If you don’t want to choose between performance and functionality, here’s a good option.
The Pioneer VSX-528 is a 5.1-channel AV receiver that slots in just below the start of the firm’s 2013 range. It offers a good balance between sound and useful features.
After a simple set-up, we load up a Blu-ray of robots-vs-monsters-fest Pacific Rim. The Pioneer’s sound is good for the price.
During an ocean-based fight scene, the crashing waves and sounds of crunching metal sweep across the room to give a good sense of atmosphere. It’s a clean sound, and speech is clear.
The tonal balance is good, with no part of the frequency range given undue attention. Bass is prominent but not overpowering, and the top end offers crisp detail without hardening up.
It’s a neutral sound that gets the job done with minimal fuss. A good level of agility also helps.
The sense of scale is decent, but it’s not the massive, enveloping sound we get from the Yamaha RX-V375. It doesn’t punch quite as hard as we’d like either, and struggles a little with dynamic shifts. Volume isn’t an issue – it just doesn’t sound that dramatic.
Overall, it’s a capable, functional sound that needs more punch to be great.
Connectivity and features
When it comes to connections, the VSX-528 is fairly well equipped. You get six HDMI inputs, which handle HD and 3D pictures, as well as 4K pass-through.
There’s also a USB port, one each of digital optical and coaxial inputs, as well as three sets of analogue inputs.
There’s no wi-fi on board, but you do get internet access via ethernet. The Pioneer is DLNA-certified, which means you can stream music from a networked computer or storage device.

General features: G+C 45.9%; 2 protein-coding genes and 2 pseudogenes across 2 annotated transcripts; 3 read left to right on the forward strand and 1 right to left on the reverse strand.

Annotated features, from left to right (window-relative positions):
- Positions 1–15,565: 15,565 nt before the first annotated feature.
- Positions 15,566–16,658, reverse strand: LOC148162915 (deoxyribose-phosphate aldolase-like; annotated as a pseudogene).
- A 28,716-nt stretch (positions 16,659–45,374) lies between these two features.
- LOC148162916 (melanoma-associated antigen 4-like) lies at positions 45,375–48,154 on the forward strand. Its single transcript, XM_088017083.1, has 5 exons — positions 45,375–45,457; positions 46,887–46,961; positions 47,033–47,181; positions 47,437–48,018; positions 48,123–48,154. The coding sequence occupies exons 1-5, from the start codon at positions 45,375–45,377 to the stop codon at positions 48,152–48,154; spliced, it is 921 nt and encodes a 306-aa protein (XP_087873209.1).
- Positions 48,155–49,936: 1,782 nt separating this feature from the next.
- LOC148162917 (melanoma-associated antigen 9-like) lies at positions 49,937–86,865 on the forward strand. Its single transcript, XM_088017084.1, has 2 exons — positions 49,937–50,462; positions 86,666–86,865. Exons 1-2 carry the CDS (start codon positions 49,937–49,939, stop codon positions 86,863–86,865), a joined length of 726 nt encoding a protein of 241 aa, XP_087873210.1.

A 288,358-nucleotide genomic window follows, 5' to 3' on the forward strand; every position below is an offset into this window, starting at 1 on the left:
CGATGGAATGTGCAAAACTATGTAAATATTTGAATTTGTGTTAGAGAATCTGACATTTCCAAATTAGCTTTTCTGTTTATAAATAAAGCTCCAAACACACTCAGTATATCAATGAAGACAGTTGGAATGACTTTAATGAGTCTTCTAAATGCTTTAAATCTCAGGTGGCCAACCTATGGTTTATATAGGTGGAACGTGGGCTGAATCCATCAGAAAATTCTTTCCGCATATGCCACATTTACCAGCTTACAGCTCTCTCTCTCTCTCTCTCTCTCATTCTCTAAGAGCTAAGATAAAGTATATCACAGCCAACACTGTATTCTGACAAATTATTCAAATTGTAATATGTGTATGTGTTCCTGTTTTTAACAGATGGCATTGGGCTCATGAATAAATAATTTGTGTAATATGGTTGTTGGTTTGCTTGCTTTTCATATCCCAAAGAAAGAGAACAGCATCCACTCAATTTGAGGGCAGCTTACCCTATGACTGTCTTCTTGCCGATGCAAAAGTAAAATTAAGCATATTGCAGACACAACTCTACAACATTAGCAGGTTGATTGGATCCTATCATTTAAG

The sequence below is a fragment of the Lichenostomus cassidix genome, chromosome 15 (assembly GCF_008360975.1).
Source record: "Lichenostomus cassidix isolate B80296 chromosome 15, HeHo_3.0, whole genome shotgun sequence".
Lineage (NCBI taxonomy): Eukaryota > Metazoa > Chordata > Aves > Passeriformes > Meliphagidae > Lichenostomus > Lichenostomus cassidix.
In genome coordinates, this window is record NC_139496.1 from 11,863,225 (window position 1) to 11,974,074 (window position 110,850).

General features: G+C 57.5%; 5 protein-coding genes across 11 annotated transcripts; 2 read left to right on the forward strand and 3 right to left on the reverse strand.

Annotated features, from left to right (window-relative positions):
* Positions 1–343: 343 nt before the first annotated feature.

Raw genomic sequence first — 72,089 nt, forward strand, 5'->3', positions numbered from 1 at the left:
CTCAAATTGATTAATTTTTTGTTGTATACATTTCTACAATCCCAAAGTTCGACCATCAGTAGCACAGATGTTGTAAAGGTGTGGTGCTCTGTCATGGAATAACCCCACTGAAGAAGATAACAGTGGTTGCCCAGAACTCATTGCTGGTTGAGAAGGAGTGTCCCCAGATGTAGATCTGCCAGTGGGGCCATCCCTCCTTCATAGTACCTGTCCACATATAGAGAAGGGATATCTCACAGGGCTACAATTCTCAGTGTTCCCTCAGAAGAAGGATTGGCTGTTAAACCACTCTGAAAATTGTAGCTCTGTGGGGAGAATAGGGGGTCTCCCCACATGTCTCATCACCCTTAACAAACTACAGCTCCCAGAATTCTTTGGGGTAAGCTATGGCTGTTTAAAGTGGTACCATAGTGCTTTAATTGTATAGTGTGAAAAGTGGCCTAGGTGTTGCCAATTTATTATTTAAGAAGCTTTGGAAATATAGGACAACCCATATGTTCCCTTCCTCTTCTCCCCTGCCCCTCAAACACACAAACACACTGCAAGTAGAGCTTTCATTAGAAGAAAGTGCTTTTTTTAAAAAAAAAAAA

Internet radio is an option too, or you can wire up with an old-school antenna for FM radio.
Pioneer seems to have taken the stance that smartphones and tablets are integral to the AV experience. As such, mobile connectivity is here in a big way.
The HDMI input at the front of the machine offers MHL 2.0 connectivity, which lets users play high-definition content from compatible devices.
Apple support includes iPhones and iPods with the old 30-pin plug as well as the new Lightning connector. These are handled by the front USB port, which also charges the devices.
Alternatively, you can stream wirelessly via AirPlay, which uses your home network to send music from Apple devices to the Pioneer.
Don’t have an Apple device? The Pioneer also supports HTC Connect, which lets users of compatible HTC phones (including the HTC One) play music and control the volume wirelessly. Bluetooth isn’t built-in, but there is a port for an external dongle.
There’s also a free remote control app for iOS and Android. It’s not the full iControlAV2013 app we know and love, but the simpler Pioneer ControlApp, which offers basic control and content-browsing options.
We like this amp. It doesn’t offer the final word in sound or specs, but it does occupy a comfortable spot in the middle ground.
If you want good surround sound with a handful of features, this Pioneer is a very good candidate.